If you are comfortable with the single responsibility principle, the interface segregation principle will make perfect sense. It’s the same thing, only for interfaces:
An interface should describe one set of behaviors.
You can run into the same trouble with interfaces as with classes. You need to add a new capability to an existing interface, rather than creating a new one. Now all implementing classes have one more thing they have to account for. 😐
Keeping interfaces small and to the point decreases coupling. Coupling refers to how closely connected two pieces of software are. The more an interface defines, the more an implementing class needs to do as well. That makes that class less reusable.
Because of Python's famous duck typing feature, interfaces are not used as extensively as in other programming languages. If an object walks like a duck and swims like a duck, then Python is happy to treat it as a duck, even if it is a swan!
But you’ll often find yourself in a situation where you want two or more classes to act as alternatives to one another, even if they don’t implement any explicit interface. In this case, the interface segregation principle still applies! It tells you not to expose unnecessary methods in these classes. Because if you do, you have to add an equivalent method to all of its alternatives!
How Do We Apply the Interface Segregation Principle to Our Code?
Due to popular demand, audiences around the world want to watch our exciting card game on their televisions and streamed over the internet. Let’s make it happen!
We’re going to need three different sorts of view:
PlayerView: the players interact with this (renamed from View)
Are we still using the MVC design pattern? Or something like MVVVC because of the extra views?
It’s still MVC! Our view contains several components, just like our model contains the PlayingCard, Deck, and Player components.
Follow with your own copy of the code as we do this together! First, download the following file: card-game-p3-ch5-d1.py. Then join me in the screencast below:
Our solution works, but some of the code seemed rather pointless. Some of the methods - such as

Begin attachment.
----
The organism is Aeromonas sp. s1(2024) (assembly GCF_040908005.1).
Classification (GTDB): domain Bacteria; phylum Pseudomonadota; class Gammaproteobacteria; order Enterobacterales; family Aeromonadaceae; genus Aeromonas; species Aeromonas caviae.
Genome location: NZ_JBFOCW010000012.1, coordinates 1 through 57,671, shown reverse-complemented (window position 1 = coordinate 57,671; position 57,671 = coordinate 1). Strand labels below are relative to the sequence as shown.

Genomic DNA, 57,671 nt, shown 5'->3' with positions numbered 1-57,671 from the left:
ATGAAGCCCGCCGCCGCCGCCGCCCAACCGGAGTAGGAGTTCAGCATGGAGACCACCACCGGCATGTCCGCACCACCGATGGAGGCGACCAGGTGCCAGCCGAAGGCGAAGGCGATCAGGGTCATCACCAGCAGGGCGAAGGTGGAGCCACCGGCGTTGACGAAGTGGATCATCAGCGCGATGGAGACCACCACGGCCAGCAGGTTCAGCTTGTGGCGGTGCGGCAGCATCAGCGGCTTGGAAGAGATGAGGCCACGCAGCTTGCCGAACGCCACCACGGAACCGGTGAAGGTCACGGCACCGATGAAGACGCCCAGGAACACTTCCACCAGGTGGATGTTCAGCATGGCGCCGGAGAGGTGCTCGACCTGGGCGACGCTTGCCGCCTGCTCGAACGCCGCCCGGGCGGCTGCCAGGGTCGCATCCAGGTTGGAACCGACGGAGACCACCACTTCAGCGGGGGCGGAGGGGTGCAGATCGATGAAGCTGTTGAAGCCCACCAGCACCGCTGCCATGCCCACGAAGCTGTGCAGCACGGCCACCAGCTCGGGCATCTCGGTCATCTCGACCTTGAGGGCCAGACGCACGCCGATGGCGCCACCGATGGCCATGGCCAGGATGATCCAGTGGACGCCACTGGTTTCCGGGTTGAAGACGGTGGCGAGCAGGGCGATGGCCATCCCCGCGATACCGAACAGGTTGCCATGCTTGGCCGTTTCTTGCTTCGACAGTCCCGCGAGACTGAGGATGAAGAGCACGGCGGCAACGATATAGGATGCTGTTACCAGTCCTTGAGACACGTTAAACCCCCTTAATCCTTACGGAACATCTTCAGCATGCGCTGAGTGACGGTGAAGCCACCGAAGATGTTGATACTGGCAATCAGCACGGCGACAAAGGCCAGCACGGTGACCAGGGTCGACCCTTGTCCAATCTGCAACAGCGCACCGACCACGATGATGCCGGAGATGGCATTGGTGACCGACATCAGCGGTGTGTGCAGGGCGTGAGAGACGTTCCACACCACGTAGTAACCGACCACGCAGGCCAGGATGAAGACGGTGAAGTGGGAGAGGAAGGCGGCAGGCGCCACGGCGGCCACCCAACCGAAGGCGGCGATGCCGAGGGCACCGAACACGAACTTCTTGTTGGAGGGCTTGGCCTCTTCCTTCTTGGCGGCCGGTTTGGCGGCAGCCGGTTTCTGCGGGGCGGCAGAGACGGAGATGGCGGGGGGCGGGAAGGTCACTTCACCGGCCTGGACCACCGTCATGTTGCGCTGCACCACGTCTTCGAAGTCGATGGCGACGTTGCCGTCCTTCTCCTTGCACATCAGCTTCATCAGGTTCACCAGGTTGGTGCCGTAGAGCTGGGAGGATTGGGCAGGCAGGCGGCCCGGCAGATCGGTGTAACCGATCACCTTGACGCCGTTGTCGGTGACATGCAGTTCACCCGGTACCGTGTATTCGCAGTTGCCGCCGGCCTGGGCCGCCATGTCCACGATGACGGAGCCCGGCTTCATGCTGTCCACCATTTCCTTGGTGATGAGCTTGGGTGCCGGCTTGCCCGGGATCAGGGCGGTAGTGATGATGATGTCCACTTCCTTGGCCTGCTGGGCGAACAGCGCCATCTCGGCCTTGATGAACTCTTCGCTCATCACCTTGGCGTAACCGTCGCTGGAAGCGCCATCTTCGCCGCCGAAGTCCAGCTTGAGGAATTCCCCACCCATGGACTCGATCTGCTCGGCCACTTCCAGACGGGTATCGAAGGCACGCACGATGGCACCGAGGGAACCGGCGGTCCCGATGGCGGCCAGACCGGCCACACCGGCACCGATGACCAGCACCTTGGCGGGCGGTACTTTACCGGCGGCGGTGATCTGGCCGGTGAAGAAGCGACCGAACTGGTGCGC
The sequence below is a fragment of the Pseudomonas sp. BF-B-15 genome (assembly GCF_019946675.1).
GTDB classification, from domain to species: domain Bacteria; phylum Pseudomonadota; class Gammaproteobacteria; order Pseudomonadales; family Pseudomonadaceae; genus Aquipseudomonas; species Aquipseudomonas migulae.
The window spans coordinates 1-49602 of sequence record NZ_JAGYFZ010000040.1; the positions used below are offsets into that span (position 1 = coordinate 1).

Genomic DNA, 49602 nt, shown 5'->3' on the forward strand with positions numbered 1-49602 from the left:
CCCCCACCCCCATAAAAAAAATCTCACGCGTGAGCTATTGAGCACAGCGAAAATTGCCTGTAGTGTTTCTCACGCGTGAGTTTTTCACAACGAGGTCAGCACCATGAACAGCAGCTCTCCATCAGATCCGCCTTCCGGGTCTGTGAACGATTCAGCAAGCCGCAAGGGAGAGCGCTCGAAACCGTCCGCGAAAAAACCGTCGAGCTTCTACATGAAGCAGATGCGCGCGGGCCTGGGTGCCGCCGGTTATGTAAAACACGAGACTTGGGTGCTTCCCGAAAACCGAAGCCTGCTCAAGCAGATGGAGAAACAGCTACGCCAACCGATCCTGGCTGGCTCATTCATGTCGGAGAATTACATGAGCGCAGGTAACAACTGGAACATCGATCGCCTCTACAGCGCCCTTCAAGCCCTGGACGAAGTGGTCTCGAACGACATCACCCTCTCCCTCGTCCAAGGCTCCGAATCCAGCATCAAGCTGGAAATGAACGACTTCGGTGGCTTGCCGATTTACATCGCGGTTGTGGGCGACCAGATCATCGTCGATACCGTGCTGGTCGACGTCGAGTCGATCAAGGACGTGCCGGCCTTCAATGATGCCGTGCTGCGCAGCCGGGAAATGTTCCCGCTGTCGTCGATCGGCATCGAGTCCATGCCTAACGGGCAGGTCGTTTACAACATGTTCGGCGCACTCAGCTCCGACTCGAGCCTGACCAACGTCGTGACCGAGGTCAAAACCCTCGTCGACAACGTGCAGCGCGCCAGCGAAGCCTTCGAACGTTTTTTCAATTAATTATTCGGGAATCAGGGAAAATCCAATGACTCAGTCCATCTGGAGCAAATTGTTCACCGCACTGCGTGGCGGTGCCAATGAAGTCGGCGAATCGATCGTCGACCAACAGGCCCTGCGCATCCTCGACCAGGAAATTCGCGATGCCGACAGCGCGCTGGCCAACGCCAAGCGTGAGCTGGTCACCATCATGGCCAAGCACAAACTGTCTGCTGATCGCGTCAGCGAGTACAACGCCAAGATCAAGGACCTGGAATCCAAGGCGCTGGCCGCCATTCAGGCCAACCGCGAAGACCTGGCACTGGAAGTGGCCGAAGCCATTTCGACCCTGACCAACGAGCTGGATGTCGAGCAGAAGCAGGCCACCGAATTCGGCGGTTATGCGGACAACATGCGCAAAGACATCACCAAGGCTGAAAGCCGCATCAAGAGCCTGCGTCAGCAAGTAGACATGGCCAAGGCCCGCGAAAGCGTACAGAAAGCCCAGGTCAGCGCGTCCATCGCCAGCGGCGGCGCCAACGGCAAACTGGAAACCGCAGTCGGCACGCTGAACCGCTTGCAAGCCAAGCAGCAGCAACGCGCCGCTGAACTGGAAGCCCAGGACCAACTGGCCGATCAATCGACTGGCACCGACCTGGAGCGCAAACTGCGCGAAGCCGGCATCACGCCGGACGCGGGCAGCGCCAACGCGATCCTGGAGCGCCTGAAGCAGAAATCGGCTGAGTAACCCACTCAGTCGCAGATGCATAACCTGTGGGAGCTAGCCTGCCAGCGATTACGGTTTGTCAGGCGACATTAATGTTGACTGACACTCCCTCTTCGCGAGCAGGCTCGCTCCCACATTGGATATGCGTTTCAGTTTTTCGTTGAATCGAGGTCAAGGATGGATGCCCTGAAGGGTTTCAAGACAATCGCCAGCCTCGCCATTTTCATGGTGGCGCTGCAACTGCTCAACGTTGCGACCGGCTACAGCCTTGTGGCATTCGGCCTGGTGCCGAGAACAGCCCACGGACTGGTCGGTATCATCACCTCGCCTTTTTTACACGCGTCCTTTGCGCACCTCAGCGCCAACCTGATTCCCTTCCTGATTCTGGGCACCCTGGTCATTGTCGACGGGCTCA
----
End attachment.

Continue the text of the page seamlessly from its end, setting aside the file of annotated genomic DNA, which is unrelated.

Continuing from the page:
BroadcastView.prompt_for_flip_cards - had to be carefully implemented so they wouldn't affect the game.
These methods should never need to be called or implemented. This is a clear sign that we’re violating the interface segregation principle!
What can we do instead?
Ultimately we want BroadcastView and InternetStreamingView to contain only the following methods:
We then have to rewrite the code so that view objects aren’t expected to implement any other methods, unless it’s PlayerView.
Try it yourself—reverting your edits from the previous video if necessary— and then take a look at one potential solution, in the video below.
We’ve successfully written a collection of alternative view objects that aren’t bloated by unnecessary methods, despite the extra functionality that needs to be preserved in PlayerView.
Interface segregation is the single responsibility principle for interfaces.
It’s easy to violate the principle. The temptation is to add a new method to an existing interface, since it’s already doing something.
When in doubt, it's better to have two interfaces with few methods to implement, rather than a single interface with too many responsibilities.
In the next chapter, we will look at ensuring that our low-level implementations don't drive higher-level classes' implementations!